1. Cardiovascular Research Foundation

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    1. Mentioned In 67 Articles

    2. Expectations and limitations of contemporary intravascular imaging: lessons learned from pathology

      Expectations and limitations of contemporary intravascular imaging: lessons learned from pathology

      Acute coronary syndrome is the leading cause of death worldwide and plaque rupture is the most common underlying mechanism of coronary thrombosis. During the last 2 decades the understanding of atherosclerotic plaque progression advanced dramatically and pathology studies provided fundamental insights of underlying plaque morphology, which paved the way for invasive imaging modalities, which bring a new area of atherosclerotic plaque characterization in vivo. The development of intravascular ultrasound (IVUS) allowed the field to evaluate the principles of vascular anatomy, which is often underestimated by coronary angiography. Furthermore, IVUS image technologies were developed to obtain improved characterization of plaque composition ...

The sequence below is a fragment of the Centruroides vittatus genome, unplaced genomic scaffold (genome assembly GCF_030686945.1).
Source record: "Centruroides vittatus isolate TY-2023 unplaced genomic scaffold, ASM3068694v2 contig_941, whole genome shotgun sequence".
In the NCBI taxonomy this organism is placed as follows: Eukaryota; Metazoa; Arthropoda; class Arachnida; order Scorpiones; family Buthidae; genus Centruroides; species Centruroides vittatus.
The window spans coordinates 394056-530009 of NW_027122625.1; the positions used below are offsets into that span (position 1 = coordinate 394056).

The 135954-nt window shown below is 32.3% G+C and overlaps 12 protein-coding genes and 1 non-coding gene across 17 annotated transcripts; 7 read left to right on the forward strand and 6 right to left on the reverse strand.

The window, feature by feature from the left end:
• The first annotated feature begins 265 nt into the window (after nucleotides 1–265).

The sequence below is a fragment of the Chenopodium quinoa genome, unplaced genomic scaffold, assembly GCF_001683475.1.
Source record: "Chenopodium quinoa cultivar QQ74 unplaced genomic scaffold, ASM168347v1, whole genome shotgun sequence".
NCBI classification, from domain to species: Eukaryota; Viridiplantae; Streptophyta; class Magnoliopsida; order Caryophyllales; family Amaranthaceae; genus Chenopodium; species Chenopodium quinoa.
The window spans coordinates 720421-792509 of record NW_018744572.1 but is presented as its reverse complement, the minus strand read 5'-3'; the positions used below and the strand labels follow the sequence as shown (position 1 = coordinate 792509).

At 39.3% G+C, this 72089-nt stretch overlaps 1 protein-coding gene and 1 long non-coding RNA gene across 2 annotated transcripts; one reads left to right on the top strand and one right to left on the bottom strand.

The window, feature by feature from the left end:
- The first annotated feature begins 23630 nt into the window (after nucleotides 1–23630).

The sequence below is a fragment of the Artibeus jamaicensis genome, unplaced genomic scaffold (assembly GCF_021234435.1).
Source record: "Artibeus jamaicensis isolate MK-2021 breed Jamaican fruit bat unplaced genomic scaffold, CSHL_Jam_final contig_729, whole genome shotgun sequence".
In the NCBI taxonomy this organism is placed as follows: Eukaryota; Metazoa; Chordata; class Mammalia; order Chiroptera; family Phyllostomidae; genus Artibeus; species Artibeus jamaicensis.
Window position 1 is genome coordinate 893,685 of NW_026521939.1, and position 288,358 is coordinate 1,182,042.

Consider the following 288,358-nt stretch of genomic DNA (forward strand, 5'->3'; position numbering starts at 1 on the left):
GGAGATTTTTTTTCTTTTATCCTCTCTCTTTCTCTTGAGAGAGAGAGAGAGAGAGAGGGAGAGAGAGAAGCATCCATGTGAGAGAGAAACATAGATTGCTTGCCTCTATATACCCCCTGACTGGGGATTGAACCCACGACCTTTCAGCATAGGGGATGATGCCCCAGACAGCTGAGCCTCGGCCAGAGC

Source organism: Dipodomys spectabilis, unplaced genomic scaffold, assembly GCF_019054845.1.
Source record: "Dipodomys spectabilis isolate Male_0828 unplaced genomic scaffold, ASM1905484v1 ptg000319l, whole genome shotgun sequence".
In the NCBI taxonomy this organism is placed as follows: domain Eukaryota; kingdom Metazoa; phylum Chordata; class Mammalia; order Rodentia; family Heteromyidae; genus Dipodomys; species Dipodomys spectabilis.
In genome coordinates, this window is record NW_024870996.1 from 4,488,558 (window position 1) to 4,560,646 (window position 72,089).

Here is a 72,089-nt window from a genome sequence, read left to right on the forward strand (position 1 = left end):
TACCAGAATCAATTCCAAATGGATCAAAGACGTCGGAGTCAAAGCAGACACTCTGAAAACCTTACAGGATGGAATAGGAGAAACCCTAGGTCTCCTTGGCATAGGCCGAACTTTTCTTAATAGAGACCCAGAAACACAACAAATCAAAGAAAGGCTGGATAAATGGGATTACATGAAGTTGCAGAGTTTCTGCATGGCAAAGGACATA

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    3. Randomised comparison of strut coverage between Nobori biolimus-eluting and sirolimus-eluting stents: an optical coherence tomography analysis

      Randomised comparison of strut coverage between Nobori biolimus-eluting and sirolimus-eluting stents: an optical coherence tomography analysis

      Aims: The aims of this study were to compare strut tissue coverage at six-month follow-up after Nobori biolimus-eluting stent (N-BES) versus sirolimus-eluting stent (SES) implantation. Methods and results: A total of 120 patients with a single stenotic lesion requiring revascularisation were randomly assigned to either N-BES (n=60) or SES (n=60). Baseline optical coherence tomography (OCT) was performed post stent implantation, and follow-up OCT was scheduled at six months. Post-intervention and follow-up OCT analyses were available in 51 (85.0%) and 52 (86.7%) patients, respectively. The primary endpoint was the percentage of uncovered struts at follow-up OCT in ...